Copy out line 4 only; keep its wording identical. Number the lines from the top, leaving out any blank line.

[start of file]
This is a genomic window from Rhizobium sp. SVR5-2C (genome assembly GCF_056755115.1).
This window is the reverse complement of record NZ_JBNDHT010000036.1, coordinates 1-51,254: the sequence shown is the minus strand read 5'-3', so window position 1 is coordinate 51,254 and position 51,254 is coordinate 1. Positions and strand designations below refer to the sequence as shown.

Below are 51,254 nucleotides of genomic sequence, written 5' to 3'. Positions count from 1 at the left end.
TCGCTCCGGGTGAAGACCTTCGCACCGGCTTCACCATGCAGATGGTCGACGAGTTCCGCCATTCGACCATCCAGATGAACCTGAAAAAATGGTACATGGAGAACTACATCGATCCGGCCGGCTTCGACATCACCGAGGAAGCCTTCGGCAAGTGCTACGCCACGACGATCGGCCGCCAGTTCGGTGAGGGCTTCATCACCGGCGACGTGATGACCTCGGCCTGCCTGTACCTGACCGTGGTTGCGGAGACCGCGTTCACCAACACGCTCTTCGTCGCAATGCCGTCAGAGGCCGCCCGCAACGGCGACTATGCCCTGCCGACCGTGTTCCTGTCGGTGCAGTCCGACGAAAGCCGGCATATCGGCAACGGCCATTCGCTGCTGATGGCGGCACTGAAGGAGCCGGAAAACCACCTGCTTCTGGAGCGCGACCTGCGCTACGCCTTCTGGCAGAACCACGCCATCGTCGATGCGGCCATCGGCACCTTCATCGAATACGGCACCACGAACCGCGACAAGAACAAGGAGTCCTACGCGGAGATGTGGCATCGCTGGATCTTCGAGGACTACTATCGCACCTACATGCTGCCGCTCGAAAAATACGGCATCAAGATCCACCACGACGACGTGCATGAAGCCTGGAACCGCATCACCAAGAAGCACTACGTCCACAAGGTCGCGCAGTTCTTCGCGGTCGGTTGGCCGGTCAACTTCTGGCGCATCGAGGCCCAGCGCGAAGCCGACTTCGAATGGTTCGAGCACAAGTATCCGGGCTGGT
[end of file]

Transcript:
TCGCTCCGGGTGAAGACCTTCGCACCGGCTTCACCATGCAGATGGTCGACGAGTTCCGCCATTCGACCATCCAGATGAACCTGAAAAAATGGTACATGGAGAACTACATCGATCCGGCCGGCTTCGACATCACCGAGGAAGCCTTCGGCAAGTGCTACGCCACGACGATCGGCCGCCAGTTCGGTGAGGGCTTCATCACCGGCGACGTGATGACCTCGGCCTGCCTGTACCTGACCGTGGTTGCGGAGACCGCGTTCACCAACACGCTCTTCGTCGCAATGCCGTCAGAGGCCGCCCGCAACGGCGACTATGCCCTGCCGACCGTGTTCCTGTCGGTGCAGTCCGACGAAAGCCGGCATATCGGCAACGGCCATTCGCTGCTGATGGCGGCACTGAAGGAGCCGGAAAACCACCTGCTTCTGGAGCGCGACCTGCGCTACGCCTTCTGGCAGAACCACGCCATCGTCGATGCGGCCATCGGCACCTTCATCGAATACGGCACCACGAACCGCGACAAGAACAAGGAGTCCTACGCGGAGATGTGGCATCGCTGGATCTTCGAGGACTACTATCGCACCTACATGCTGCCGCTCGAAAAATACGGCATCAAGATCCACCACGACGACGTGCATGAAGCCTGGAACCGCATCACCAAGAAGCACTACGTCCACAAGGTCGCGCAGTTCTTCGCGGTCGGTTGGCCGGTCAACTTCTGGCGCATCGAGGCCCAGCGCGAAGCCGACTTCGAATGGTTCGAGCACAAGTATCCGGGCTGGT